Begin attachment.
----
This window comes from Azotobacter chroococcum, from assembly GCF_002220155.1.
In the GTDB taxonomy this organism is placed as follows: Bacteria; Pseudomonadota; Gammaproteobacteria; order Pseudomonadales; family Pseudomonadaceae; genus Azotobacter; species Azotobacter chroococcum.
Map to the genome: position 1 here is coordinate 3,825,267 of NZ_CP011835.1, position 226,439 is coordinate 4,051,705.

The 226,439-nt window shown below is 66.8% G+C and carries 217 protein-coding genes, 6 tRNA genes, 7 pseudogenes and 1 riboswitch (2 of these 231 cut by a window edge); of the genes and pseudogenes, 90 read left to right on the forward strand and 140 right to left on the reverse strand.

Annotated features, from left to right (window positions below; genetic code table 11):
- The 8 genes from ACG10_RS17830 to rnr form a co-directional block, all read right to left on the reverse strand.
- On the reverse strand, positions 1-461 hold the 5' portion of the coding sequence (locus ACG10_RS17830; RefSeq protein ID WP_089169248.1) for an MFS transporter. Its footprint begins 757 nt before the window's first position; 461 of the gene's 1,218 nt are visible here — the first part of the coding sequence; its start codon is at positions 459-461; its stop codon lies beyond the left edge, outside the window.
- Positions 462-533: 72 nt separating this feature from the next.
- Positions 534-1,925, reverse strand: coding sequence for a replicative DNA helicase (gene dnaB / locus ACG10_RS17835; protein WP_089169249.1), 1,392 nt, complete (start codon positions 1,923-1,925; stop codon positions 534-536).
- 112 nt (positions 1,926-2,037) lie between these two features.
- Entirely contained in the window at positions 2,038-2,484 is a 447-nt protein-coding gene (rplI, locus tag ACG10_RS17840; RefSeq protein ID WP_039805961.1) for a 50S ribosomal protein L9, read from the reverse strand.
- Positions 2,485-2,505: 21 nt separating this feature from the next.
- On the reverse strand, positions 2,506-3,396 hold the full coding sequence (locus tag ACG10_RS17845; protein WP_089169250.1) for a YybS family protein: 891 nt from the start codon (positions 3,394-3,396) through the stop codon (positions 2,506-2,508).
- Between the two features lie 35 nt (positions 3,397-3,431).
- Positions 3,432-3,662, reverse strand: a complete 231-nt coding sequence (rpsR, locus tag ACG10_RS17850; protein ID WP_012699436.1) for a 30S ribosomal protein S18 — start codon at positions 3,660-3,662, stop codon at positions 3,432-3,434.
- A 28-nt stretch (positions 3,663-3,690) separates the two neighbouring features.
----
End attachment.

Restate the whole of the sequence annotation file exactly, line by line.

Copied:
This window comes from Azotobacter chroococcum, from assembly GCF_002220155.1.
In the GTDB taxonomy this organism is placed as follows: Bacteria; Pseudomonadota; Gammaproteobacteria; order Pseudomonadales; family Pseudomonadaceae; genus Azotobacter; species Azotobacter chroococcum.
Map to the genome: position 1 here is coordinate 3,825,267 of NZ_CP011835.1, position 226,439 is coordinate 4,051,705.

The 226,439-nt window shown below is 66.8% G+C and carries 217 protein-coding genes, 6 tRNA genes, 7 pseudogenes and 1 riboswitch (2 of these 231 cut by a window edge); of the genes and pseudogenes, 90 read left to right on the forward strand and 140 right to left on the reverse strand.

Annotated features, from left to right (window positions below; genetic code table 11):
- The 8 genes from ACG10_RS17830 to rnr form a co-directional block, all read right to left on the reverse strand.
- On the reverse strand, positions 1-461 hold the 5' portion of the coding sequence (locus ACG10_RS17830; RefSeq protein ID WP_089169248.1) for an MFS transporter. Its footprint begins 757 nt before the window's first position; 461 of the gene's 1,218 nt are visible here — the first part of the coding sequence; its start codon is at positions 459-461; its stop codon lies beyond the left edge, outside the window.
- Positions 462-533: 72 nt separating this feature from the next.
- Positions 534-1,925, reverse strand: coding sequence for a replicative DNA helicase (gene dnaB / locus ACG10_RS17835; protein WP_089169249.1), 1,392 nt, complete (start codon positions 1,923-1,925; stop codon positions 534-536).
- 112 nt (positions 1,926-2,037) lie between these two features.
- Entirely contained in the window at positions 2,038-2,484 is a 447-nt protein-coding gene (rplI, locus tag ACG10_RS17840; RefSeq protein ID WP_039805961.1) for a 50S ribosomal protein L9, read from the reverse strand.
- Positions 2,485-2,505: 21 nt separating this feature from the next.
- On the reverse strand, positions 2,506-3,396 hold the full coding sequence (locus tag ACG10_RS17845; protein WP_089169250.1) for a YybS family protein: 891 nt from the start codon (positions 3,394-3,396) through the stop codon (positions 2,506-2,508).
- Between the two features lie 35 nt (positions 3,397-3,431).
- Positions 3,432-3,662, reverse strand: a complete 231-nt coding sequence (rpsR, locus tag ACG10_RS17850; protein ID WP_012699436.1) for a 30S ribosomal protein S18 — start codon at positions 3,660-3,662, stop codon at positions 3,432-3,434.
- A 28-nt stretch (positions 3,663-3,690) separates the two neighbouring features.